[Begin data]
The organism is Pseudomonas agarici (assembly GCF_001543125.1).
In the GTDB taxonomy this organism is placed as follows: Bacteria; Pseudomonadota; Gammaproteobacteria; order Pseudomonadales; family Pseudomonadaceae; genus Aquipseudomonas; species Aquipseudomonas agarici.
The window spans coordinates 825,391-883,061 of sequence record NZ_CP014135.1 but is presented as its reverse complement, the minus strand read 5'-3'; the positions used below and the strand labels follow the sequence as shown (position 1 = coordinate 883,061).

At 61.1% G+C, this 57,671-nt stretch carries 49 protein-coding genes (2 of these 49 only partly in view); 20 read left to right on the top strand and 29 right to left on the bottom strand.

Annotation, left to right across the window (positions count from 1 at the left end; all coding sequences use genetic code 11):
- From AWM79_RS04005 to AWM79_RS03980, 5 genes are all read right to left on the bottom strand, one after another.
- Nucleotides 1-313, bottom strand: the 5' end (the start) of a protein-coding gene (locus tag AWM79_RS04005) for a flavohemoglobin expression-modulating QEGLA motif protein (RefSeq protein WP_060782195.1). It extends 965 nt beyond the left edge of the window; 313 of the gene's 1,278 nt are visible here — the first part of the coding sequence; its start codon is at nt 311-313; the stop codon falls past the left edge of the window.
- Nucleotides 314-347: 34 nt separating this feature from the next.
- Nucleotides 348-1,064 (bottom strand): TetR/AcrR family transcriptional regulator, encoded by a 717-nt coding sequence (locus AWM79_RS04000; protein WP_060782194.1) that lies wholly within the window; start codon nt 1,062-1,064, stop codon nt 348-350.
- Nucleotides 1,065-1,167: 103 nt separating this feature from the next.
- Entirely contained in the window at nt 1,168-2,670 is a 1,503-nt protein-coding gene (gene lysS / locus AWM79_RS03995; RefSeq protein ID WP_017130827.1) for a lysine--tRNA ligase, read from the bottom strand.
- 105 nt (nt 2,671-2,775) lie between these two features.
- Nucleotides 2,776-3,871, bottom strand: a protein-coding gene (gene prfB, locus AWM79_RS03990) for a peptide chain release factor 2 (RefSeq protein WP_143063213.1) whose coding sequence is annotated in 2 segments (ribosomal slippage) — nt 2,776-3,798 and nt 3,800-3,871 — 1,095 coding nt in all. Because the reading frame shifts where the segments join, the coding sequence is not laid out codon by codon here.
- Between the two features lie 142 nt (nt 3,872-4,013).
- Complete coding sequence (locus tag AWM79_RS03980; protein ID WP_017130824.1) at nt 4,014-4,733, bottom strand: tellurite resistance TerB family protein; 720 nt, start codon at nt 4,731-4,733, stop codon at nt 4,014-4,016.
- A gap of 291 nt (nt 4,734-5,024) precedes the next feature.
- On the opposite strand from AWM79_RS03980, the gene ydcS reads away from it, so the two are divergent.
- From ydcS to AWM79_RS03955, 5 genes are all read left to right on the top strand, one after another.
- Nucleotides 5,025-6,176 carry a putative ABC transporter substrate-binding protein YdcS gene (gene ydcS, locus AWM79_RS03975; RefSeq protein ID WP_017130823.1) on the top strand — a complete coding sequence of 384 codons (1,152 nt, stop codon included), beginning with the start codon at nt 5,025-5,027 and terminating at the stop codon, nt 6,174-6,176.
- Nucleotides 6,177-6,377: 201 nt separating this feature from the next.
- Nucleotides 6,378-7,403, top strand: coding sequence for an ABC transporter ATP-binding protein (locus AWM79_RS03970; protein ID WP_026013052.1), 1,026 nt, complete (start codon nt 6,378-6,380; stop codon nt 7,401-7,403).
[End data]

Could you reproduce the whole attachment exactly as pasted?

The organism is Pseudomonas agarici (assembly GCF_001543125.1).
In the GTDB taxonomy this organism is placed as follows: Bacteria; Pseudomonadota; Gammaproteobacteria; order Pseudomonadales; family Pseudomonadaceae; genus Aquipseudomonas; species Aquipseudomonas agarici.
The window spans coordinates 825,391-883,061 of sequence record NZ_CP014135.1 but is presented as its reverse complement, the minus strand read 5'-3'; the positions used below and the strand labels follow the sequence as shown (position 1 = coordinate 883,061).

At 61.1% G+C, this 57,671-nt stretch carries 49 protein-coding genes (2 of these 49 only partly in view); 20 read left to right on the top strand and 29 right to left on the bottom strand.

Annotation, left to right across the window (positions count from 1 at the left end; all coding sequences use genetic code 11):
- From AWM79_RS04005 to AWM79_RS03980, 5 genes are all read right to left on the bottom strand, one after another.
- Nucleotides 1-313, bottom strand: the 5' end (the start) of a protein-coding gene (locus tag AWM79_RS04005) for a flavohemoglobin expression-modulating QEGLA motif protein (RefSeq protein WP_060782195.1). It extends 965 nt beyond the left edge of the window; 313 of the gene's 1,278 nt are visible here — the first part of the coding sequence; its start codon is at nt 311-313; the stop codon falls past the left edge of the window.
- Nucleotides 314-347: 34 nt separating this feature from the next.
- Nucleotides 348-1,064 (bottom strand): TetR/AcrR family transcriptional regulator, encoded by a 717-nt coding sequence (locus AWM79_RS04000; protein WP_060782194.1) that lies wholly within the window; start codon nt 1,062-1,064, stop codon nt 348-350.
- Nucleotides 1,065-1,167: 103 nt separating this feature from the next.
- Entirely contained in the window at nt 1,168-2,670 is a 1,503-nt protein-coding gene (gene lysS / locus AWM79_RS03995; RefSeq protein ID WP_017130827.1) for a lysine--tRNA ligase, read from the bottom strand.
- 105 nt (nt 2,671-2,775) lie between these two features.
- Nucleotides 2,776-3,871, bottom strand: a protein-coding gene (gene prfB, locus AWM79_RS03990) for a peptide chain release factor 2 (RefSeq protein WP_143063213.1) whose coding sequence is annotated in 2 segments (ribosomal slippage) — nt 2,776-3,798 and nt 3,800-3,871 — 1,095 coding nt in all. Because the reading frame shifts where the segments join, the coding sequence is not laid out codon by codon here.
- Between the two features lie 142 nt (nt 3,872-4,013).
- Complete coding sequence (locus tag AWM79_RS03980; protein ID WP_017130824.1) at nt 4,014-4,733, bottom strand: tellurite resistance TerB family protein; 720 nt, start codon at nt 4,731-4,733, stop codon at nt 4,014-4,016.
- A gap of 291 nt (nt 4,734-5,024) precedes the next feature.
- On the opposite strand from AWM79_RS03980, the gene ydcS reads away from it, so the two are divergent.
- From ydcS to AWM79_RS03955, 5 genes are all read left to right on the top strand, one after another.
- Nucleotides 5,025-6,176 carry a putative ABC transporter substrate-binding protein YdcS gene (gene ydcS, locus AWM79_RS03975; RefSeq protein ID WP_017130823.1) on the top strand — a complete coding sequence of 384 codons (1,152 nt, stop codon included), beginning with the start codon at nt 5,025-5,027 and terminating at the stop codon, nt 6,174-6,176.
- Nucleotides 6,177-6,377: 201 nt separating this feature from the next.
- Nucleotides 6,378-7,403, top strand: coding sequence for an ABC transporter ATP-binding protein (locus AWM79_RS03970; protein ID WP_026013052.1), 1,026 nt, complete (start codon nt 6,378-6,380; stop codon nt 7,401-7,403).